“The Nebraska Public Service Commission made the right decision by clearing the way for the Keystone XL Pipeline to be built. The decision comes amid a recent spill of 210,000 gallons of oil along a section of the Keystone Pipeline completed in 2011.

“Despite claims by environmental groups that the spill proves that pipelines are dangerous, the spill proves how safe pipelines have become. There are 42 gallons in every barrel of oil, which means the recent spill was approximately 5,000 barrels. The section of Keystone that experienced the spill transports approximately 410 barrels of oil per minute. This means the leak was detected and the line was shut down in approximately 12 minutes, which is less time than it takes the police to respond to 911 calls in many parts of the country.”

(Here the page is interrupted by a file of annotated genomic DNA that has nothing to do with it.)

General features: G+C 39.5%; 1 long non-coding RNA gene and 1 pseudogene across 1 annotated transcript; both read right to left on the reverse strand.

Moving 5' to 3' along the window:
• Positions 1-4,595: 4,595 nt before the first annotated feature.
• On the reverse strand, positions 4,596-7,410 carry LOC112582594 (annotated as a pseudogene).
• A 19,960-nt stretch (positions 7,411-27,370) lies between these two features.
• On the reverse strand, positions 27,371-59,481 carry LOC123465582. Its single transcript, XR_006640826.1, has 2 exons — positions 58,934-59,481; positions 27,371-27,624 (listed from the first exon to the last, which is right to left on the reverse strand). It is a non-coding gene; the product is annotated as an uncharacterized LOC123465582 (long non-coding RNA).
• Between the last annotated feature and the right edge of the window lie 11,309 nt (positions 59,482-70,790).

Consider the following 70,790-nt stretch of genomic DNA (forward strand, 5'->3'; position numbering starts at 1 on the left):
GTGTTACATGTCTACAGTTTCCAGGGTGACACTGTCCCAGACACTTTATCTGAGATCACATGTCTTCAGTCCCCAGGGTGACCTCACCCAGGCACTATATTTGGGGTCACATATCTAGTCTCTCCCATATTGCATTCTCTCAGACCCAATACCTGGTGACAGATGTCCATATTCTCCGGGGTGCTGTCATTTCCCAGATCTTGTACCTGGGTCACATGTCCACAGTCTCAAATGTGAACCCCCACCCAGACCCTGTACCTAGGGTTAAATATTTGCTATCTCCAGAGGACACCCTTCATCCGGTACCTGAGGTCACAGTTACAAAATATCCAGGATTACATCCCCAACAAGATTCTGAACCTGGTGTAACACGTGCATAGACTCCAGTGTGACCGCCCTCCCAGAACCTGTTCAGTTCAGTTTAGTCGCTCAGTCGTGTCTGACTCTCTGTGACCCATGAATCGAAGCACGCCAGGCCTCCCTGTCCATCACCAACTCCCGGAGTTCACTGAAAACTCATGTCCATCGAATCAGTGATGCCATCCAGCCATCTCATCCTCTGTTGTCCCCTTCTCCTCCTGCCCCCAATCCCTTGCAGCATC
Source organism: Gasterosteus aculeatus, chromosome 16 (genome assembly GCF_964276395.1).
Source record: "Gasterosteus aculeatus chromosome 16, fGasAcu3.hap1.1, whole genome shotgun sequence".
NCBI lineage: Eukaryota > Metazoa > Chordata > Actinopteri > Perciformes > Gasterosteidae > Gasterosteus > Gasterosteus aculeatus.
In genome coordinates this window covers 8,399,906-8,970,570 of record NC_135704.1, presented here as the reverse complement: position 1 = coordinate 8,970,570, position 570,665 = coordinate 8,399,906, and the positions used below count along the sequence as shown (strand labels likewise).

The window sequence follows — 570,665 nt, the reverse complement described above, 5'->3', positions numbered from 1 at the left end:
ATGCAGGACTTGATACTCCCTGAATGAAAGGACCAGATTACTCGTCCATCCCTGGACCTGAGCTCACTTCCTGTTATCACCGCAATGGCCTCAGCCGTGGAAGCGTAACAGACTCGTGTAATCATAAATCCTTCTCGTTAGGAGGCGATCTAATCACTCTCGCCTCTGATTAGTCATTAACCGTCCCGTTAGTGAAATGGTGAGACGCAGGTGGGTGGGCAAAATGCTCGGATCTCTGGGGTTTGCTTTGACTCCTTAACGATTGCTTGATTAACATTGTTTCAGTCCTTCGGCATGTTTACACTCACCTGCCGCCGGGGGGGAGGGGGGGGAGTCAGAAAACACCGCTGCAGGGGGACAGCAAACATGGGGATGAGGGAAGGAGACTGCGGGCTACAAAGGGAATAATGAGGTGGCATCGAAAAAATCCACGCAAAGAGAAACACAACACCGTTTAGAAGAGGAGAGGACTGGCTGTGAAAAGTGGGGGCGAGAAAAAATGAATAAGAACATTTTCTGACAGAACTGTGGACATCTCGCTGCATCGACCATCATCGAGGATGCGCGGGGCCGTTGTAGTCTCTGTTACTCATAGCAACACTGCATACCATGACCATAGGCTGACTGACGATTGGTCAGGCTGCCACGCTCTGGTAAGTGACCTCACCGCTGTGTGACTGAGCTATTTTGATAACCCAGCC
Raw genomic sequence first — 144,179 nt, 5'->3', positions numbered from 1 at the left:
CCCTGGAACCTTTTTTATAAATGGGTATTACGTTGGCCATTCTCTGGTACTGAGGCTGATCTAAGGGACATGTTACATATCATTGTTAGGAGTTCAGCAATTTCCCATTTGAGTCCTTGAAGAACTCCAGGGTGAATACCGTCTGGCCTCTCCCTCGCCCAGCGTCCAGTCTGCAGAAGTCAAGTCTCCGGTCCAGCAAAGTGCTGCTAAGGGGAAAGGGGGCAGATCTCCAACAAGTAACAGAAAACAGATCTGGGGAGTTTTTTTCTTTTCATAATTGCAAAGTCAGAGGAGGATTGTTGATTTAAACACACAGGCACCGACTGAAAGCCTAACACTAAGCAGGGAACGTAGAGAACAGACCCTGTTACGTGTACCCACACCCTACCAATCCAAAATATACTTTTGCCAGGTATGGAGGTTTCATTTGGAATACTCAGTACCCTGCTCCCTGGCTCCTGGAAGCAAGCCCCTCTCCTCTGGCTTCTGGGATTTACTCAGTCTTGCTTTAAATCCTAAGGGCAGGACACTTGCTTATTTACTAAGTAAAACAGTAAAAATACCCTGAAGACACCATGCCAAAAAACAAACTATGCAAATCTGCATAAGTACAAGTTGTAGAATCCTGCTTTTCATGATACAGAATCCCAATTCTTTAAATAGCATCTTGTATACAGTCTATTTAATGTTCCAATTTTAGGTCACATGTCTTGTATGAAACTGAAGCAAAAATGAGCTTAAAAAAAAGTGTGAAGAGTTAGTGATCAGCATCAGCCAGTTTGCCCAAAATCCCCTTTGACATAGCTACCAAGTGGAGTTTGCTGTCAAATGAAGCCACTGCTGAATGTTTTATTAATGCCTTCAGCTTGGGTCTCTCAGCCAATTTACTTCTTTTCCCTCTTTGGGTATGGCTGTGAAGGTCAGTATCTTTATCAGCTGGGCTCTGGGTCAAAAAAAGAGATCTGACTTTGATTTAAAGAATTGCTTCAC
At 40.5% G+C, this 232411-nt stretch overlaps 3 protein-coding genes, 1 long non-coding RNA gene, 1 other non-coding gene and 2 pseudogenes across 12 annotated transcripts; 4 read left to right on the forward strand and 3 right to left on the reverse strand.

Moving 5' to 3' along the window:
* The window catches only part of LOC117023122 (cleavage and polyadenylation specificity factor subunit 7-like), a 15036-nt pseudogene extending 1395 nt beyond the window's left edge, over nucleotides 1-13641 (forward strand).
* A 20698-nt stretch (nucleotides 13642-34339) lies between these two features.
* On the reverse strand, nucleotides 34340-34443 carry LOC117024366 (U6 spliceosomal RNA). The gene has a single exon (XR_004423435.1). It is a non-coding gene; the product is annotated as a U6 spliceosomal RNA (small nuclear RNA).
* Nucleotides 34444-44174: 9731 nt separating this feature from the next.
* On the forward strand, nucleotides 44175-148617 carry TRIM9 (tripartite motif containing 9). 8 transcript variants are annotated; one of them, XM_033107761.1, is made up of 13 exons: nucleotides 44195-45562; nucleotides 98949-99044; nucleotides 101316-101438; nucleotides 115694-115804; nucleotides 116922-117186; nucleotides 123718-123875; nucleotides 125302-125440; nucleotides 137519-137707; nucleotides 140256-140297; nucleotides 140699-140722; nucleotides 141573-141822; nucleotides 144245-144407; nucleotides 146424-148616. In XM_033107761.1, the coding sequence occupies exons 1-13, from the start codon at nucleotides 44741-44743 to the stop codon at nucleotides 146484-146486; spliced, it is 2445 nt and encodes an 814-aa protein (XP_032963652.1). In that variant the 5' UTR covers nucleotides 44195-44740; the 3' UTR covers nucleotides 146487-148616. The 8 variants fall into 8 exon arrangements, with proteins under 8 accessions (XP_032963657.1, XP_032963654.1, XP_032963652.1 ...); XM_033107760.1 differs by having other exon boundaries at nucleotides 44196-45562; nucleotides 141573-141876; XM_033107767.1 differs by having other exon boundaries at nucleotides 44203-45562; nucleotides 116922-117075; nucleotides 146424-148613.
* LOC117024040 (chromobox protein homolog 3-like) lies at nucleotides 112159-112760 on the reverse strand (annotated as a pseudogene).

Isaac Orr
Research Fellow, Energy and Environmental Policy
The Heartland Institute
iorr@heartland.org
312/377-4000


“One small step for North American energy dominance, one giant leap for the Keystone XL Pipeline. Pipelines are the safest way to transport oil and gas, and Canada is the United States’ most secure energy partner. The Keystone XL Pipeline never should have been controversial in the first place; it was only made so by former President Barack Obama’s inane quest to control the weather by restricting Americans’ access to fossil fuels.

“With President Donald Trump, we have a new sheriff in town – one who recognizes there is limited real-world evidence available showing humans are causing dangerous climate change and one that rightfully believes energy is the lifeblood of economic progress. Trump signed off on Keystone, leaving the State of Nebraska as the final player required to approve the pipeline route. If the pipeline is built, oil will flow through the pipeline from Canada to refineries in the United States, creating jobs all along the way.